For the more mundane terms, take a blog-quick jaunt through A Few Literature Terms.
For die hard bibliophiles, bibliomaniacs, literati,or clerisy enjoy the brief tour through Literary Land.
Aesthetics: Philosophy of art, studying the nature of beauty in literature.
Allegory: Literature/poetry in which every character, setting, and event is a metaphor or represents something else. Contains a moral, religious, political, social, or satirical message.
Ex: The Pilgrim’s Progress, The Faerie Queene, Gulliver’s Travels
Anachronism: Object, custom, person, thing, or event that is totally out of its natural place in time.
Ex: Mark Twain’s A Connecticut Yankee in King Arthur’s Court; A striking clock in Julius Caesar
Aphorism: Truism or maxim about some aspect of life or the human experience.
Apostrophe: Summoning or crying out for a person who is dead, absent, or imaginary.
Ex: “Oh, Muses three, come to me!”
Bowdlerize: Removing immoral, indecent or pornographic words or passages from a piece of writing. Censorship.
Cacophony: Harsh, grating loud sounds with the constants b, d, g, k, t. Used in poetry but also an effective authorial technique in dialog or to describe a discordancy.
Computational stylistics: Analysis of aspects of author’s style that are measurable. Prepositional phrases, multi-syllabic words, and syntax ( sentence length) can be found in many editing computer programs.
Deux ex machina: Latin for “god from the machine.” American for “You gotta be kidding me!” You might remember this phrase from your high school days. It describes any contrived or artificial rescue or solution to get characters out of trouble or danger. Melodrama employs this…and many movies. A long lost spinster aunt saves the farm. A tree falls in front of a the bad guy as he chases the good guy. In the movie The Adjustment Bureau—plot spoiler—God (the Chairman) allows the couple to stay together.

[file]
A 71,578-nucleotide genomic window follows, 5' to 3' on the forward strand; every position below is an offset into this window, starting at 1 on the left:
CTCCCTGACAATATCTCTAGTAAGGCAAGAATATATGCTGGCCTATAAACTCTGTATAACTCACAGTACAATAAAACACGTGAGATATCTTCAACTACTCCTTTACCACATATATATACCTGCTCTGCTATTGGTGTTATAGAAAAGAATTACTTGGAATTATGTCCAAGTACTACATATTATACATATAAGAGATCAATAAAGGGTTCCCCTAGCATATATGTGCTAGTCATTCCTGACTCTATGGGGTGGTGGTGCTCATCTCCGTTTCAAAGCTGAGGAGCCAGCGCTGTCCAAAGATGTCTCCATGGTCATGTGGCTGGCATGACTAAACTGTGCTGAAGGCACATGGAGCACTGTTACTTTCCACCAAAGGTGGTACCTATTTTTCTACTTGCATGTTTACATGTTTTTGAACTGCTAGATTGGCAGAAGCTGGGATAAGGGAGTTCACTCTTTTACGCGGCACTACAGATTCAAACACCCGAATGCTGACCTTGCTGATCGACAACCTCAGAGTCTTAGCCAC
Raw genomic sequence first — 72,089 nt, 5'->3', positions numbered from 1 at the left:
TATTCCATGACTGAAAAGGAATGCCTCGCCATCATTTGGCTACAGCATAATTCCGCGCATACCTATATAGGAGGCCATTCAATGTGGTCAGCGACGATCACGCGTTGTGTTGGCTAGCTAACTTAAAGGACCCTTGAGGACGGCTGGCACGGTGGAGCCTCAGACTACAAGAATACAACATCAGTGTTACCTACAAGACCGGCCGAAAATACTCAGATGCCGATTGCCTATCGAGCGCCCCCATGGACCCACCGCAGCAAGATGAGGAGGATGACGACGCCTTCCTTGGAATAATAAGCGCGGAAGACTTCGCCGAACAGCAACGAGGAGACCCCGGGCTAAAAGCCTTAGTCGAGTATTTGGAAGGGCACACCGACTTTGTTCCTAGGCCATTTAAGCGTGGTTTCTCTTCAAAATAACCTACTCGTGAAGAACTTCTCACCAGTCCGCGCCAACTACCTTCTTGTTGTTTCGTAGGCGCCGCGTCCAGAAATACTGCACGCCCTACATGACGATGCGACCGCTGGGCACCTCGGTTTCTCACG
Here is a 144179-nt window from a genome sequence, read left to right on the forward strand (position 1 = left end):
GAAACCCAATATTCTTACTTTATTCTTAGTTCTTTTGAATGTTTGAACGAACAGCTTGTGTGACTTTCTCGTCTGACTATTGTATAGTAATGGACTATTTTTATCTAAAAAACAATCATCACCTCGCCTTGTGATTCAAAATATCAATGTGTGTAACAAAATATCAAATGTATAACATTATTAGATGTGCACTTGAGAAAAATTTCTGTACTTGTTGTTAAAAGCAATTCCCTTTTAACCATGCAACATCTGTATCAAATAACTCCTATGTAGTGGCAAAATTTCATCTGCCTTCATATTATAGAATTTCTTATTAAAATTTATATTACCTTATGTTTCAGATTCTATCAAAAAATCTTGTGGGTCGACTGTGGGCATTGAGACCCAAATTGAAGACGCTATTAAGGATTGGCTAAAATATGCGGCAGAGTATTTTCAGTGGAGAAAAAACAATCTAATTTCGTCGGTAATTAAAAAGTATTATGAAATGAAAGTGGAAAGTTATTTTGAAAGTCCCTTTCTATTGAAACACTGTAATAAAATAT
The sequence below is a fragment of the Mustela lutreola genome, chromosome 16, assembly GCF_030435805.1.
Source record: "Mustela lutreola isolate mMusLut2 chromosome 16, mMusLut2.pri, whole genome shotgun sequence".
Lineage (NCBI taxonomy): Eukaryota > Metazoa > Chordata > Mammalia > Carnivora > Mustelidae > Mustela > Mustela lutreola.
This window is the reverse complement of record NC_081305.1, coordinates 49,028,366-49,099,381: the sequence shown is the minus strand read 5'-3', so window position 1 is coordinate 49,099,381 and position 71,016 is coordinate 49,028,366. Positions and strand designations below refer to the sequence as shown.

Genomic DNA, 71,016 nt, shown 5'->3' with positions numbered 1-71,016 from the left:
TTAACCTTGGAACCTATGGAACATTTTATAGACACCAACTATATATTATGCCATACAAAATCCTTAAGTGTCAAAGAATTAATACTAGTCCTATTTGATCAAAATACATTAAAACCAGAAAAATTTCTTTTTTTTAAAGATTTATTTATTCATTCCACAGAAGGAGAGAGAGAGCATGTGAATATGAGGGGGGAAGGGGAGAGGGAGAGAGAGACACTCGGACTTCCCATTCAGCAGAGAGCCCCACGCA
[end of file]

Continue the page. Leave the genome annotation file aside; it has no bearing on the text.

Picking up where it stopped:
Explication de texte: Detailed analysis and very close reading of a passage or text. A thorough examination of style, syntax, tone, symbolism, and diction is done to achieve a greater understanding and appreciation for the author’s work. And, by the way, it’s what I teach. Fun stuff!
Gestalt: The whole is greater than the sum of its parts. For literature, that means the prose is best experienced and understood in its entirety.
Hamartia: Sorta-kinda like a tragic flaw but more encompassing. It can be poor judgement, bad luck, error, accident,or misinformation that cause a character’s downfall.
Hermeneutics: Interpreting sacred texts in a grammatical, ethical, allegorical, or mystical manner. The parts must be studied in concert with the whole, and the interpretation, as well as the interpreter, are also important considerations.
Jeremiad: Named for the biblical Jeremiah, it is the dire prophesy of destruction if <<insert evil group here>> continue their wicked ways.
Kunstlerroman: Like a bildungsroman, but instead of chronicling a youth’s growing to maturity, the novel focuses on showing an artist’s development.
Ex: Margaret Atwood’s Cat’s Eye
Litotes: Saying the opposite or using an ironic understatement to give impact to one’s statement.
Ex: Saying ‘He’s no dummy’ instead of “he is intelligent.’
Malapropism: A character who substitutes a word ( perhaps unintentionally) for a very similar sounding world. This is done for comedic impact,and a device often employed by Shakespeare.
Real life example: A student said he was going to defile me. He meant to say defy. We all had a good laugh and it was a teachable moment.
Example from “A Midsummer Night’s Dream” & spoken by Bottom. ‘I will aggravate my voice so’—he probably means moderate; ‘…there we may rehearse most obscenely‘—he means obscurely; and ‘Thisby, the flowers of odious savours sweet’—he means odorous.
Nom de plume: Using a pen name, but the French version sounds ever so much more sophisticated Oui? Some authors use different names when they write other genres or to conceal their gender or identity. Or perhaps to appear more mainstream.
Pathetic fallacy: Giving human emotions to something in nature. John Ruskin didn’t like the term personification.
Peripeteia/ peripety: The sudden change in fortune of the protagonist. Aka, the reversal. See Freytag’s pyramid.
Roman a clef: French for ‘novel with a key.’ Real people are disguised in novels with fictitious names.
Ex: All The Kings Men by Robert Penn Warren; Point Counter Point by Aldous Huxley
Verisimilitude: Appearance of truth. The most famous might be H.G. Well’s War of the Worlds.
Ex: Daniel Defoe’s Journal of the Plague Year
I advise NOT using these terms in normal conversation as they tend to give one an air of snobbery.